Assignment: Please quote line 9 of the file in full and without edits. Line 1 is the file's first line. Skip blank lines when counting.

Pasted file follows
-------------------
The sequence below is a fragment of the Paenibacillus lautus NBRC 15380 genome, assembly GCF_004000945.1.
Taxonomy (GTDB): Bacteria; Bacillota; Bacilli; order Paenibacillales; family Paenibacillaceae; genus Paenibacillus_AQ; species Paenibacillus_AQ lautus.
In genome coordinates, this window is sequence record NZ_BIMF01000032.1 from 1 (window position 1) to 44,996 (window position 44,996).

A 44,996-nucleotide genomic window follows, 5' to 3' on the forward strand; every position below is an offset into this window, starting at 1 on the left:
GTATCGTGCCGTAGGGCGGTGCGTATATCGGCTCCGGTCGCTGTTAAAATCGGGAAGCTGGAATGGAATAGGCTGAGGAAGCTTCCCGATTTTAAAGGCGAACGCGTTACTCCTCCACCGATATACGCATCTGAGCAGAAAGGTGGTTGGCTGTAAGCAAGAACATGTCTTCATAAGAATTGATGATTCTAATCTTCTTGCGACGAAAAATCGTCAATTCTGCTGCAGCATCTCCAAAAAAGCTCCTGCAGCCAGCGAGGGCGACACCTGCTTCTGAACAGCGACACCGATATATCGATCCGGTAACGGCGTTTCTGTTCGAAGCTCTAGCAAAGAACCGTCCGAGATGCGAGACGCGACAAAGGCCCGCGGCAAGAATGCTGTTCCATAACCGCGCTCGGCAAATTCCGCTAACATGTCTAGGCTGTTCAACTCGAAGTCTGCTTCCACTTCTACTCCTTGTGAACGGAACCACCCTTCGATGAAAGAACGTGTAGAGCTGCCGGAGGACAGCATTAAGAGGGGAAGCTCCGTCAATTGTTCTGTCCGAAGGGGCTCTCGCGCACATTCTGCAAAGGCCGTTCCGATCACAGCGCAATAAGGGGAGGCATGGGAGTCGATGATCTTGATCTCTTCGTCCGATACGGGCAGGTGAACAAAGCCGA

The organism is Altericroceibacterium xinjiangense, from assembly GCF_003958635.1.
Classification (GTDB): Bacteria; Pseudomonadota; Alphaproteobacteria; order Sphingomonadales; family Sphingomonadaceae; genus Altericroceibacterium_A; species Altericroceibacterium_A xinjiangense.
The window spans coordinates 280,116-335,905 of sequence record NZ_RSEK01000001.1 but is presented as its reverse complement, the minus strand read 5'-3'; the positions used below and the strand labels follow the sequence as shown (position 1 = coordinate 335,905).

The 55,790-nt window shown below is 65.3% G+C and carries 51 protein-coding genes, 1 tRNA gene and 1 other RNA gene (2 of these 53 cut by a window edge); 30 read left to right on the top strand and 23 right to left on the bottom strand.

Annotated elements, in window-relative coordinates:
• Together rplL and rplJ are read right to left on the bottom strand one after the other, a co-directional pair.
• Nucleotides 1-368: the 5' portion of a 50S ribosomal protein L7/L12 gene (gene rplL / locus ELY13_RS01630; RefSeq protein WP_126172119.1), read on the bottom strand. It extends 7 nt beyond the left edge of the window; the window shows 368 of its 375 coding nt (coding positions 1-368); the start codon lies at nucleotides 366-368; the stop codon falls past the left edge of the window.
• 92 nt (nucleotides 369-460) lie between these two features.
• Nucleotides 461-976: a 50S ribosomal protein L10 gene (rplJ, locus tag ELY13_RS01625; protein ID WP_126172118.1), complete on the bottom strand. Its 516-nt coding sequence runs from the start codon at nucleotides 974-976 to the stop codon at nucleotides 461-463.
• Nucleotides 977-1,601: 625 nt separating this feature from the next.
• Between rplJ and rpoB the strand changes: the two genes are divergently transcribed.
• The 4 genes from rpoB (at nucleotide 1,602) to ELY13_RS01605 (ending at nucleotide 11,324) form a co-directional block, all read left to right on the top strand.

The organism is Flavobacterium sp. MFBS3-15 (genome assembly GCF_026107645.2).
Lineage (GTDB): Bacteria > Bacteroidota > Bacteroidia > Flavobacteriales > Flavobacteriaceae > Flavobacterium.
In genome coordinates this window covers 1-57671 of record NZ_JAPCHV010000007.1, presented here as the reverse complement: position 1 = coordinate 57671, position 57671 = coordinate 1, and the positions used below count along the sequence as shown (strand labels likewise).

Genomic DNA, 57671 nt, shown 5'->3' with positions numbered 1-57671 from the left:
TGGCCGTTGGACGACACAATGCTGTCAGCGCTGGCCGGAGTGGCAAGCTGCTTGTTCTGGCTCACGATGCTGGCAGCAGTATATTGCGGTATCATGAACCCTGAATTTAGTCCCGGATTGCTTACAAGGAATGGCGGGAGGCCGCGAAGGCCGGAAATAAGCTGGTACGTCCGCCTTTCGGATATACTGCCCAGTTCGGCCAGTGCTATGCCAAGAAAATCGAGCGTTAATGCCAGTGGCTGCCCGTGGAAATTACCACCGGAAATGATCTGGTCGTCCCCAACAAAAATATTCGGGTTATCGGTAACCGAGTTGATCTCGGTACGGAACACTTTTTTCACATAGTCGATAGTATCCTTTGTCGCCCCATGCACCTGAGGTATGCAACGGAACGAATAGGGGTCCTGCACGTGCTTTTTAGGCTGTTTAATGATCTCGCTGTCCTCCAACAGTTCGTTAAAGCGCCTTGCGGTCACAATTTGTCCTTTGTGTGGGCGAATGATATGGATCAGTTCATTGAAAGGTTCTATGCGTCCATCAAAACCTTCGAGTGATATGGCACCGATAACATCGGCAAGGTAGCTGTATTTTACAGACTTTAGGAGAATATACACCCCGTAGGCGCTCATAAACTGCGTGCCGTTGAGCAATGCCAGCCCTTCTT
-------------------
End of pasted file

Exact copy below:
The 55,790-nt window shown below is 65.3% G+C and carries 51 protein-coding genes, 1 tRNA gene and 1 other RNA gene (2 of these 53 cut by a window edge); 30 read left to right on the top strand and 23 right to left on the bottom strand.